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  • Author or Editor: Katsumi Suzuki x
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Pod yield of `Kentucky Wonder' green bean (Phaseolus vulgaris L.) decreased at high temperatures due to a reduction of pod set. A highly positive correlation was observed between pod set and pollen stainability in flowers that were affected by heat stress about 10 days before anthesis. Pollen stainability was decreased by heat stress applied 8 to 11 days before flowering under controlled environment conditions. When mean air temperature during this period exceeded 28 °C, pollen stainability decreased under field conditions. Low pollen stainability indicated sensitivity to high temperatures about 10 days before flowering. A heat-tolerant cultivar showed higher pollen stainability than did heat-sensitive cultivars under high temperatures. These results demonstrated that heat tolerance at an early reproductive stage could be evaluated by analyzing pollen stainability using flowers developed under high temperatures.

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The yield of greenhouse tomatoes in Japan has not increased since the 1980s and remains much less than 30 kg·m−2 per year. To investigate the cause of this low yield, we compared six Japanese tomato cultivars that were commonly grown or released during the past 80 years to see whether fruit yield (fruit fresh weight per area) and dry matter (DM) content per fruit improved under current cultivation conditions. Fruit yield in ‘Momotaro’ (released in 1985) was lower than that in older cultivars. Total DM was determined mainly by light use efficiency and photosynthetic rate, and light use efficiency was correlated with maximum photosynthetic rate. The more modern cultivars did not show improved DM content per fruit. The DM content per fruit was strongly correlated with the soluble solids content in fruits except in ‘Momotaro’ and ‘Momotaro colt’, but soluble solids in fruits of the ‘Momotaro’-type cultivars were higher than in other cultivars for a given DM content per fruit. Thus, tomato breeding in Japan appears to have focused on fruit soluble solids content per unit DM rather than fruit yield or DM content; as a result, only the former parameter has improved greatly.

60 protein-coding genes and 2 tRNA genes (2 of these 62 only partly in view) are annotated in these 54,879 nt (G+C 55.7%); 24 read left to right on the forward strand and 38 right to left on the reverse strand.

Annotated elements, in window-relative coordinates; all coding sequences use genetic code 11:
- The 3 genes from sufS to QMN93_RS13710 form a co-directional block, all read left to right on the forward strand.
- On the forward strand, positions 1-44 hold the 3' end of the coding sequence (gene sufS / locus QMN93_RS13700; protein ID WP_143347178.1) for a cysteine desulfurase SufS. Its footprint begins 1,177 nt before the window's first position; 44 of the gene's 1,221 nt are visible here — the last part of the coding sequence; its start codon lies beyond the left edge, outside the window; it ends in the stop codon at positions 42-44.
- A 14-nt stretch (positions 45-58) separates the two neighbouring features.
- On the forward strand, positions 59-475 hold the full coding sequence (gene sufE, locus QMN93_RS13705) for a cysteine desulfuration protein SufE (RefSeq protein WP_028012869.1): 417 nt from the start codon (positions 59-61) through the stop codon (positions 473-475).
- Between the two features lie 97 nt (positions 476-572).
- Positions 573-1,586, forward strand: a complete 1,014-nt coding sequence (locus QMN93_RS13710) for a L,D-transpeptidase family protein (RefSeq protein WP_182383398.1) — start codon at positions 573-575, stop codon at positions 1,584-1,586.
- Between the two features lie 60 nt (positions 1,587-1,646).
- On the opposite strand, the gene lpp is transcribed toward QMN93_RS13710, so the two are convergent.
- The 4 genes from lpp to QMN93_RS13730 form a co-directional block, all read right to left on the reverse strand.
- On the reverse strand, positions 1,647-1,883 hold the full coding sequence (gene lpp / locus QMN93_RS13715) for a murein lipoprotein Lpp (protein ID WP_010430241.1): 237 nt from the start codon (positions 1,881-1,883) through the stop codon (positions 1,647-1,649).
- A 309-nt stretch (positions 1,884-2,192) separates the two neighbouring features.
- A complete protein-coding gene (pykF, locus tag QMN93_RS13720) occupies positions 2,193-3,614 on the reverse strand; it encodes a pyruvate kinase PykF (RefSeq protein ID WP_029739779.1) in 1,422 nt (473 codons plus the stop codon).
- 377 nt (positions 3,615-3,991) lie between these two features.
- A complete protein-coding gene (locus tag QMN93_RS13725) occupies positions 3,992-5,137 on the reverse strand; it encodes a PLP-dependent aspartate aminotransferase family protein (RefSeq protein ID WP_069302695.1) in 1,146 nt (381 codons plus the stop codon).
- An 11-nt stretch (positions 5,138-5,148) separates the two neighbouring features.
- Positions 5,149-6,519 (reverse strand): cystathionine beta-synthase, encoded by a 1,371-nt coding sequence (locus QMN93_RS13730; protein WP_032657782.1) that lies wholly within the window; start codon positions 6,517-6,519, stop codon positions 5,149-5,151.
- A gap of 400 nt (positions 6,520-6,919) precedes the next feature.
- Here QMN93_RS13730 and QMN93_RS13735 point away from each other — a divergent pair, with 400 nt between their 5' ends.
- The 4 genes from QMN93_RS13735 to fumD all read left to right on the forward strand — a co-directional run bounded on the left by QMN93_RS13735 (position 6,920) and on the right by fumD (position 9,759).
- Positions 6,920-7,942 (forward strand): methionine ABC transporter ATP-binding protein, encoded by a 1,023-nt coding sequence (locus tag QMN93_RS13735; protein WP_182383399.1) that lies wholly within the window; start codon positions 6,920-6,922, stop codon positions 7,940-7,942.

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We previously reported that growth of lisianthus [Eustoma grandiflorum (Raf.) Shinn.] seedlings is accelerated by amending the growing medium with 1% (w/w) chitosan. This finding prompted us to search for organic nitrogenous other substances like chitosan which could accelerate seedling growth. Seeds of E. grandiflorum `Peter blue line 2'were sown in a sandy loam growing medium containing 1% (w/w) chitosan, tryptone, casein, collagen or gelatin. At eleven weeks after sowing, leaf length and width, fresh and dry weights of the shoots and roots of twelve plants were determined for each treatment. Eleven weeks after sowing, the leaves at the fifth node had expanded in the chitosan, tryptone and collagen treatments while the leaves of the third node had not yet expanded in control plants. Fresh and dry weights of shoots and roots were significantly greater for plants grown in media amended with chitosan or tryptone. Percent nitrogen (N) and potassium (K) in the shoots and roots and percent phosphorus (P) in the shoots was greater only in the N side dressing treatment. The nitrate nitrogen (NO3-N) concentration was significantly greater in media amended with tryptone or collagen compared to the other treatments.

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